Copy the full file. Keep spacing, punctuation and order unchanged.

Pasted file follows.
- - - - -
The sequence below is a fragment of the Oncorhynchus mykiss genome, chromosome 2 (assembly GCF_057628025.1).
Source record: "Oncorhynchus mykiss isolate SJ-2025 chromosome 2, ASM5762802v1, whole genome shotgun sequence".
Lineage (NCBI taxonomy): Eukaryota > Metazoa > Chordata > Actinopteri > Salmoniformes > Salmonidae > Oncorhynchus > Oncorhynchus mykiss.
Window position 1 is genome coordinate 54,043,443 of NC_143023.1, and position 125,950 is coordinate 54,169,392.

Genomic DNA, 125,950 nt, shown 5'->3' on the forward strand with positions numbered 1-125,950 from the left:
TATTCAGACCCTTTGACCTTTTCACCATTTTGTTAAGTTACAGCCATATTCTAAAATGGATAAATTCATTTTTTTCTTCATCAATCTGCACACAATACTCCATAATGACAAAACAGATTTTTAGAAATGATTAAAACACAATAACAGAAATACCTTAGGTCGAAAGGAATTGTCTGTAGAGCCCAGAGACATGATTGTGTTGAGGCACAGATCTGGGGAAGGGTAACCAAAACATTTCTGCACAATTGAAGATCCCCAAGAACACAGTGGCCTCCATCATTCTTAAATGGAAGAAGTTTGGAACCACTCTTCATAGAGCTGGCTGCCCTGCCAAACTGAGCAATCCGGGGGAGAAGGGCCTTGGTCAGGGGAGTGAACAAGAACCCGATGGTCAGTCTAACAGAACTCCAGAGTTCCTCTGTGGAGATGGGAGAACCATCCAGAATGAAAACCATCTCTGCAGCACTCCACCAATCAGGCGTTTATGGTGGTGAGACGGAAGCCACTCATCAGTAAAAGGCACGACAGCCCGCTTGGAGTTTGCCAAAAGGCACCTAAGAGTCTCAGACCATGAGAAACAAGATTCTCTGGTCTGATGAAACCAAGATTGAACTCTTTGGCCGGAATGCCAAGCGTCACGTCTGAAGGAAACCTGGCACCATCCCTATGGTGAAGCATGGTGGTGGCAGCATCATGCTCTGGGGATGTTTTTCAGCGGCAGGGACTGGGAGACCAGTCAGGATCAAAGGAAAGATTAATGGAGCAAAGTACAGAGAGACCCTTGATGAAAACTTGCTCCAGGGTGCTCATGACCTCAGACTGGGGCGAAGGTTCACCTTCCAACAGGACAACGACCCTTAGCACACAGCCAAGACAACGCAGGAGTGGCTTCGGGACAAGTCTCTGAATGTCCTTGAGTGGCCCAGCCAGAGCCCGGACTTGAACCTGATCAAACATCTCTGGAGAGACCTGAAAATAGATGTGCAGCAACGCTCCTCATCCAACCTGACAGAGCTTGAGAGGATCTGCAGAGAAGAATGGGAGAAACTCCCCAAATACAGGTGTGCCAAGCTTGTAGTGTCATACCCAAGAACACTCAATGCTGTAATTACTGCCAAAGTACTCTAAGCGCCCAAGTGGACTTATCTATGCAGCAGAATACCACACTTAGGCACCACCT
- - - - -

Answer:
The sequence below is a fragment of the Oncorhynchus mykiss genome, chromosome 2 (assembly GCF_057628025.1).
Source record: "Oncorhynchus mykiss isolate SJ-2025 chromosome 2, ASM5762802v1, whole genome shotgun sequence".
Lineage (NCBI taxonomy): Eukaryota > Metazoa > Chordata > Actinopteri > Salmoniformes > Salmonidae > Oncorhynchus > Oncorhynchus mykiss.
Window position 1 is genome coordinate 54,043,443 of NC_143023.1, and position 125,950 is coordinate 54,169,392.

Genomic DNA, 125,950 nt, shown 5'->3' on the forward strand with positions numbered 1-125,950 from the left:
TATTCAGACCCTTTGACCTTTTCACCATTTTGTTAAGTTACAGCCATATTCTAAAATGGATAAATTCATTTTTTTCTTCATCAATCTGCACACAATACTCCATAATGACAAAACAGATTTTTAGAAATGATTAAAACACAATAACAGAAATACCTTAGGTCGAAAGGAATTGTCTGTAGAGCCCAGAGACATGATTGTGTTGAGGCACAGATCTGGGGAAGGGTAACCAAAACATTTCTGCACAATTGAAGATCCCCAAGAACACAGTGGCCTCCATCATTCTTAAATGGAAGAAGTTTGGAACCACTCTTCATAGAGCTGGCTGCCCTGCCAAACTGAGCAATCCGGGGGAGAAGGGCCTTGGTCAGGGGAGTGAACAAGAACCCGATGGTCAGTCTAACAGAACTCCAGAGTTCCTCTGTGGAGATGGGAGAACCATCCAGAATGAAAACCATCTCTGCAGCACTCCACCAATCAGGCGTTTATGGTGGTGAGACGGAAGCCACTCATCAGTAAAAGGCACGACAGCCCGCTTGGAGTTTGCCAAAAGGCACCTAAGAGTCTCAGACCATGAGAAACAAGATTCTCTGGTCTGATGAAACCAAGATTGAACTCTTTGGCCGGAATGCCAAGCGTCACGTCTGAAGGAAACCTGGCACCATCCCTATGGTGAAGCATGGTGGTGGCAGCATCATGCTCTGGGGATGTTTTTCAGCGGCAGGGACTGGGAGACCAGTCAGGATCAAAGGAAAGATTAATGGAGCAAAGTACAGAGAGACCCTTGATGAAAACTTGCTCCAGGGTGCTCATGACCTCAGACTGGGGCGAAGGTTCACCTTCCAACAGGACAACGACCCTTAGCACACAGCCAAGACAACGCAGGAGTGGCTTCGGGACAAGTCTCTGAATGTCCTTGAGTGGCCCAGCCAGAGCCCGGACTTGAACCTGATCAAACATCTCTGGAGAGACCTGAAAATAGATGTGCAGCAACGCTCCTCATCCAACCTGACAGAGCTTGAGAGGATCTGCAGAGAAGAATGGGAGAAACTCCCCAAATACAGGTGTGCCAAGCTTGTAGTGTCATACCCAAGAACACTCAATGCTGTAATTACTGCCAAAGTACTCTAAGCGCCCAAGTGGACTTATCTATGCAGCAGAATACCACACTTAGGCACCACCT